You can format your whole project with
In our CI pipeline we will add a formatting step
cargo fmt -- --check
It will fail when a commit contains unformatted code, printing the difference to the console9.
You can tune
rustfmt for a project with a configuration file,
rustfmt.toml. Details can be found in
5.1.5. Security vulnerabilities
cargo makes it very easy to leverage existing crates in the ecosystem to solve the problem at hand.
On the flip side, each of those crates might hide an exploitable vulnerability that could compromise the security posture of your software.
The Rust Secure Code working group maintains an Advisory Database - an up-to-date collection of reported vulnerabilities for crates published on crates.io.
They also provide
cargo-audit10, a convenient
cargo sub-command to check if vulnerabilities have been reported for any of the crates in the dependency tree of your project.
You can install it with
cargo install cargo-audit
Once installed, run
to scan your dependency tree.
We will be running
cargo-audit as part of our CI pipeline, on every commit.
We will also run it on a daily schedule to stay on top of new vulnerabilities for dependencies of projects that we might not be actively working on at the moment but are still running in our production environment!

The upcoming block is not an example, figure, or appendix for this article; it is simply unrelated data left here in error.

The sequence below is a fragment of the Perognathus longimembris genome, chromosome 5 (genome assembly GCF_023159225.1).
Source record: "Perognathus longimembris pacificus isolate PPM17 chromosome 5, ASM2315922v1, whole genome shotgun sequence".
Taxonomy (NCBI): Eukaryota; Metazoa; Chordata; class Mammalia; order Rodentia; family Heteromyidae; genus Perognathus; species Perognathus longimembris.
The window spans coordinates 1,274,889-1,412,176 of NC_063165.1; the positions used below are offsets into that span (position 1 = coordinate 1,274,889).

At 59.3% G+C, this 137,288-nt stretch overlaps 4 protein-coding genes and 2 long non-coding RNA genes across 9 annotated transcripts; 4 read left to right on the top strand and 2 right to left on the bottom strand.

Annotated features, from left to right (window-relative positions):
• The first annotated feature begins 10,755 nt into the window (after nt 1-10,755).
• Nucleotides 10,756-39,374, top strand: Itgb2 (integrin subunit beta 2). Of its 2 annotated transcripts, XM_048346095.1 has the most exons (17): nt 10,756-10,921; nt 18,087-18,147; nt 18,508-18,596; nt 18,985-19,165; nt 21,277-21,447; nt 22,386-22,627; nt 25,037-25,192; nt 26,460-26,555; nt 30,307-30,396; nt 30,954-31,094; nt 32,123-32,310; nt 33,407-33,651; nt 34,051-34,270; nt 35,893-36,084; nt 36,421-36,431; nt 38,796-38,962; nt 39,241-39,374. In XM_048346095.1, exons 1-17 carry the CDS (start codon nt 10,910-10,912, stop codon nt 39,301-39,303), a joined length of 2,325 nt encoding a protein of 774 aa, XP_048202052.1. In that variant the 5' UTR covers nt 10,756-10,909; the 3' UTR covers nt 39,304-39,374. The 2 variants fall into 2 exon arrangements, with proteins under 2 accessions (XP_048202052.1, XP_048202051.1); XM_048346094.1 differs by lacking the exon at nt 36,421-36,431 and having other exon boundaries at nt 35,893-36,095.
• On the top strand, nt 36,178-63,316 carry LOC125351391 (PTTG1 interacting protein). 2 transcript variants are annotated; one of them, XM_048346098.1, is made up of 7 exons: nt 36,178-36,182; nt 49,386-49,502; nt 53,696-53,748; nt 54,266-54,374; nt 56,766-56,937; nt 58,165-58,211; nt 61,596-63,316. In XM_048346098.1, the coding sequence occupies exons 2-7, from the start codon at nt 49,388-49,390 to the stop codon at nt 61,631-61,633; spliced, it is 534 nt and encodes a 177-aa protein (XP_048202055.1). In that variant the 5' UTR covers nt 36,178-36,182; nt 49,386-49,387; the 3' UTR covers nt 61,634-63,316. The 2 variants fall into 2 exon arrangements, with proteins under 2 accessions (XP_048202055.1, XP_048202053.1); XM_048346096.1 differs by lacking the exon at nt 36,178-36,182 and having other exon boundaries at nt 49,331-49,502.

5.2. Ready-to-go CI pipelines
Give a man a fish, and you feed him for a day. Teach a man to fish, and you feed him for a lifetime.
Hopefully I have taught you enough to go out there and stitch together a solid CI pipeline for your Rust projects.
We should also be honest and admit that it can take multiple hours of fidgeting around to learn how to use the specific flavour of configuration language used by a CI provider and the debugging experience can often be quite painful, with long feedback cycles.
I have thus decided to collect a set of ready-made configuration files for the most popular CI providers - the exact steps we just described, ready to be embedded in your project repository: